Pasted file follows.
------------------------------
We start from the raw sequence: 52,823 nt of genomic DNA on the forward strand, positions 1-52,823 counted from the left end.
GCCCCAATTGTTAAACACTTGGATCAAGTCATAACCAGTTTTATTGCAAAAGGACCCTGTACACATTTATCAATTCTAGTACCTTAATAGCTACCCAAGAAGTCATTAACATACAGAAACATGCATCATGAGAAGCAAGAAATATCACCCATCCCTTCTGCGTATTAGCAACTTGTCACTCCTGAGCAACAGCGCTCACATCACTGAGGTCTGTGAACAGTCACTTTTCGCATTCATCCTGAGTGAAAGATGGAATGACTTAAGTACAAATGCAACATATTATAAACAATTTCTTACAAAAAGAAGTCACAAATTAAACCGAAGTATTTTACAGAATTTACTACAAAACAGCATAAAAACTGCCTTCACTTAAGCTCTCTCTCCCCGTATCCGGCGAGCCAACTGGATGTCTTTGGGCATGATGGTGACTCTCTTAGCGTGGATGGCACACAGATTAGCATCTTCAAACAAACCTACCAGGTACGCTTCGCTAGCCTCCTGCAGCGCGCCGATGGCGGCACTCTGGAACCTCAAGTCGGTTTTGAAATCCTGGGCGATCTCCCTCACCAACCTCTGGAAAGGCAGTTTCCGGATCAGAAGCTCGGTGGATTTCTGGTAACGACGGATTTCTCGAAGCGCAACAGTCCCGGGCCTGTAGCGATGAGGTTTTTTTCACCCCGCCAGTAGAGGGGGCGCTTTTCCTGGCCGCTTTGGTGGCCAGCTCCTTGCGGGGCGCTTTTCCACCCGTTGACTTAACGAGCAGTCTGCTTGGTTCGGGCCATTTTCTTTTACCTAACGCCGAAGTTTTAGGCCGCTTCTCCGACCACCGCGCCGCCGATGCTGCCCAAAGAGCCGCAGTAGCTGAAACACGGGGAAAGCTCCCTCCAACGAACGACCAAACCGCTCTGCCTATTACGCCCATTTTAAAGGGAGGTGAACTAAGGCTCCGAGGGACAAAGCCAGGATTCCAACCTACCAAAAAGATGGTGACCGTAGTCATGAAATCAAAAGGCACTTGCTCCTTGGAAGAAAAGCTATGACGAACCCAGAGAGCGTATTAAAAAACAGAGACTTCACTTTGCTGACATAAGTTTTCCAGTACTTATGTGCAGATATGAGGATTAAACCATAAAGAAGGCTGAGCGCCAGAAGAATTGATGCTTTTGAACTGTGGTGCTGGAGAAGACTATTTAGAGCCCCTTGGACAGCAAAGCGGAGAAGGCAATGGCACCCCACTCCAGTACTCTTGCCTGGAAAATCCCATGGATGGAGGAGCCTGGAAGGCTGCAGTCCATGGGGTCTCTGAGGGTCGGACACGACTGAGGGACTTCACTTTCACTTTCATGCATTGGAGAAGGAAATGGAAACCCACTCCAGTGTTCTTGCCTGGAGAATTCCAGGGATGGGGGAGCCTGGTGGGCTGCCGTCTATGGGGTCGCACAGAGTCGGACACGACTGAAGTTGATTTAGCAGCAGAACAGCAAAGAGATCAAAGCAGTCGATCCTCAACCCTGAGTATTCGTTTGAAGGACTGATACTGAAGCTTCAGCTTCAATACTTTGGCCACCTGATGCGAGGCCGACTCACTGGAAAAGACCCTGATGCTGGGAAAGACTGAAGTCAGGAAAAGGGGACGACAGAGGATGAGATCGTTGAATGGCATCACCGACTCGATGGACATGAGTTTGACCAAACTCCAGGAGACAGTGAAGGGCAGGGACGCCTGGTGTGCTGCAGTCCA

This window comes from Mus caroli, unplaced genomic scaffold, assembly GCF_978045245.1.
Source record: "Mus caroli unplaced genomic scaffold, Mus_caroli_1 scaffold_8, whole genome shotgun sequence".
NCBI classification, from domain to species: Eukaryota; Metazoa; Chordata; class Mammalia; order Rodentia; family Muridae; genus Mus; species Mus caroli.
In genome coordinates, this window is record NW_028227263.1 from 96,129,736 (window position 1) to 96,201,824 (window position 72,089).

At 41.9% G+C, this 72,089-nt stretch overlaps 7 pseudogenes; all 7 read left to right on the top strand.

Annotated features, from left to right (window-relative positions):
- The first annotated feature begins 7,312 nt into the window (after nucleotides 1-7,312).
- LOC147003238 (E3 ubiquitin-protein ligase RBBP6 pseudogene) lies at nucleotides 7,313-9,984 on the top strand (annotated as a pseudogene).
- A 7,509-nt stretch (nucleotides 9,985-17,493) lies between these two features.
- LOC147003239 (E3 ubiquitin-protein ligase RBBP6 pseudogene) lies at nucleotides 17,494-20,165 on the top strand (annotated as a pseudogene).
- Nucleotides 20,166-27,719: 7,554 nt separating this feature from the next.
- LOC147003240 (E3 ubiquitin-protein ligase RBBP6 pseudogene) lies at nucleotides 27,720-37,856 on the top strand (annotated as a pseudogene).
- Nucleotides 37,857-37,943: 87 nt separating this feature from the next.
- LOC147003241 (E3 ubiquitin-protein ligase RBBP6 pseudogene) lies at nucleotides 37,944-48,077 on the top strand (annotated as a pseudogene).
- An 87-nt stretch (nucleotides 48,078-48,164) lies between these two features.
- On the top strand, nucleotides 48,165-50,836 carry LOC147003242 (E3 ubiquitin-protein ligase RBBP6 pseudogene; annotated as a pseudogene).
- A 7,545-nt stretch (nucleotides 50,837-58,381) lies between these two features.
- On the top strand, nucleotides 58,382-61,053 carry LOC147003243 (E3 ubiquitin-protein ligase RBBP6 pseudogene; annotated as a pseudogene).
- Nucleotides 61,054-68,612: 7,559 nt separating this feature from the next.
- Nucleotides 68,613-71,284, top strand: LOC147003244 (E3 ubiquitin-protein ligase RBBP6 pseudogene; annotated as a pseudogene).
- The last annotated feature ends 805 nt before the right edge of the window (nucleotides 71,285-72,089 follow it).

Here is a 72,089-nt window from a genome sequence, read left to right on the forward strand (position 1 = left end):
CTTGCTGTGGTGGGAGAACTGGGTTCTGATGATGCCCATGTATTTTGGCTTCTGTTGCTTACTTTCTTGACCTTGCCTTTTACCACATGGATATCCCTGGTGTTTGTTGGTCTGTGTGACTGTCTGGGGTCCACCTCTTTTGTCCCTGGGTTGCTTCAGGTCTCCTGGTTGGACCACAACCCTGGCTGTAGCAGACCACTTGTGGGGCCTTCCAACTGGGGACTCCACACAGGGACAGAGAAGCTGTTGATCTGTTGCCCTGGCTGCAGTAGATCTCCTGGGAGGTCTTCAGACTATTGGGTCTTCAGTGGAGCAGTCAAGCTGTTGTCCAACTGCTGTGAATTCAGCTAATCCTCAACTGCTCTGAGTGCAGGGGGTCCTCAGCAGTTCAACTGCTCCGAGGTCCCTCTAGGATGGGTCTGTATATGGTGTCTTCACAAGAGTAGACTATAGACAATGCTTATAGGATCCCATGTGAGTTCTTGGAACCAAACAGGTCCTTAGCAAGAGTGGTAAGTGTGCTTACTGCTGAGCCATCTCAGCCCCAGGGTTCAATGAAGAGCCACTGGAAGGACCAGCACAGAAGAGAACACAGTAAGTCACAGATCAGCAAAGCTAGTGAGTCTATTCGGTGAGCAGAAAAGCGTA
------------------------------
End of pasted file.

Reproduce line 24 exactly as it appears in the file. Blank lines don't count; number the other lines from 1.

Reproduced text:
Here is a 72,089-nt window from a genome sequence, read left to right on the forward strand (position 1 = left end):